Iris Devins is a writer, director, and producer. Her work introduces trans and queer characters to a unique blend of genre, drama, and visually-driven filmmaking. Her short films have screened at festivals, including Outfest Los Angeles, Edinburgh International Film Festival, Hollyshorts, Philadelphia Film Festival, Indie Memphis, NewFest, Frameline, and Inside Out. The Sundance Institute selected her to participate in the Screenwriters Intensive, and she was a Sundance Knight Fellow. The Leeway Foundation awarded her with a 2018 Transformation Award.

Her most recent narrative short, Trashy Booty, is an absurdist, dark dramedy about two dumpster diving trans women who find a hitchhiking robot in the outskirts of Philadelphia. The short was supported by a grant from the Sundance Institute with additional support from the John S. and James L. Knight Foundation. In addition to festivals, Club des Femmes featured a screening of Trashy Booty in London with a collection of trans shorts. Her romance/drama short, After the Date, portrayed a relationship between a trans woman and a straight, cisgender man. The short received an Art & Change grant from the Leeway Foundation.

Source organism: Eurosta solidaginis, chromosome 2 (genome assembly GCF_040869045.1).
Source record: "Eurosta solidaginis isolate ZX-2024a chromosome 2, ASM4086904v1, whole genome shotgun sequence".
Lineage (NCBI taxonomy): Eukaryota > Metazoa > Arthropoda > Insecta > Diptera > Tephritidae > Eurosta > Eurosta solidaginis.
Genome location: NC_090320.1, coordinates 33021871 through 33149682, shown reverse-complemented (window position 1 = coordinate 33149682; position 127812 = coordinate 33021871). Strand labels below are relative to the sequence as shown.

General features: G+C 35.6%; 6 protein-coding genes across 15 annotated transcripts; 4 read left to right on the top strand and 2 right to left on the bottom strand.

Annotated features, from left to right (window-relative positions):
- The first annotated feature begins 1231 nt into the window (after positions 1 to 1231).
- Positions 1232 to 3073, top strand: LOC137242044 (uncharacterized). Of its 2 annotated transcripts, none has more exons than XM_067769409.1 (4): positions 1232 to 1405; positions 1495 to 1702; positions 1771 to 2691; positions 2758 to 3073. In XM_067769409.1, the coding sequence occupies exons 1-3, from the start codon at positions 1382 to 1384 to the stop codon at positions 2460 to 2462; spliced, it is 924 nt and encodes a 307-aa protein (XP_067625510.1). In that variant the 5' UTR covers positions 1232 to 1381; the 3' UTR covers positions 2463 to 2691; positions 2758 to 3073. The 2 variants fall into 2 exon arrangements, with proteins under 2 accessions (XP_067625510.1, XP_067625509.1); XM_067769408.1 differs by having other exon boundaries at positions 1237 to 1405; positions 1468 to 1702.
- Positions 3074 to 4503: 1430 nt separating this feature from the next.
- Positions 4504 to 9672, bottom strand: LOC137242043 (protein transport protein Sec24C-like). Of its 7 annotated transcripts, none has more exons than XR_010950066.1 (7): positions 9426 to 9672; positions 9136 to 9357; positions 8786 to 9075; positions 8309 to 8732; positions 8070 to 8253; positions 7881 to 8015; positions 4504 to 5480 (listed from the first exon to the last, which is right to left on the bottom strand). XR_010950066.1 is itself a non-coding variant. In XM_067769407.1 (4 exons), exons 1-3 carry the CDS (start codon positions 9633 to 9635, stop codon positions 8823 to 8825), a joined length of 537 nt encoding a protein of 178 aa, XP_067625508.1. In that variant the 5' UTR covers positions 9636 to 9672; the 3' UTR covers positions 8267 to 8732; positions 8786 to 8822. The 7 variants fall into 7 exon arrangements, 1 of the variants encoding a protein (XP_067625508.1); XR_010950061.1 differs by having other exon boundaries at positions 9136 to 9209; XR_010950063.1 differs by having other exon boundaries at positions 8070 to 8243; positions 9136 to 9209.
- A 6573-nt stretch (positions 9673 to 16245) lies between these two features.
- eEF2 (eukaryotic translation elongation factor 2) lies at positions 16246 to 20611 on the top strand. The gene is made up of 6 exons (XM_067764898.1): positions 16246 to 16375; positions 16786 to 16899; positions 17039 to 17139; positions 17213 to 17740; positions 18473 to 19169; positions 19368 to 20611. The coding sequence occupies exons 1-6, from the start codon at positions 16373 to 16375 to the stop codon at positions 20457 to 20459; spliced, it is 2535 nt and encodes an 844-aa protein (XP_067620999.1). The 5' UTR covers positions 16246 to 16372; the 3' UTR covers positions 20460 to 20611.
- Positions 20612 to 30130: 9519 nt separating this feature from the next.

She is currently developing her first narrative feature, a trans sci fi/drama, which received early development support from the Independence Public Media Foundation.

She completed her MFA in Film and Media Arts at Temple University. She works as a freelance filmmaker, visual effects artist, and film instructor.

Grantee type

Grants Awarded to Iris Devins

$35,000 - Awarded December 2020

Focus areas
Representation in Media

The 2020 film grant will support "Childless," a sci-fi/drama feature film about a trans woman who pursues an alternative fertility treatment at a rogue lab in Denmark. While there she uncovers a plot to revive eugenics through gene editing and must fight to save her new son and the universe. Childless not only explores the ethics of science but is deeply committed to illuminating trans motherhood and developing a character arc that moves from a need for biological motherhood to chosen motherhood through adoption. In doing so, the film hopes to create a piece that all women—no matter their background—find relatable.

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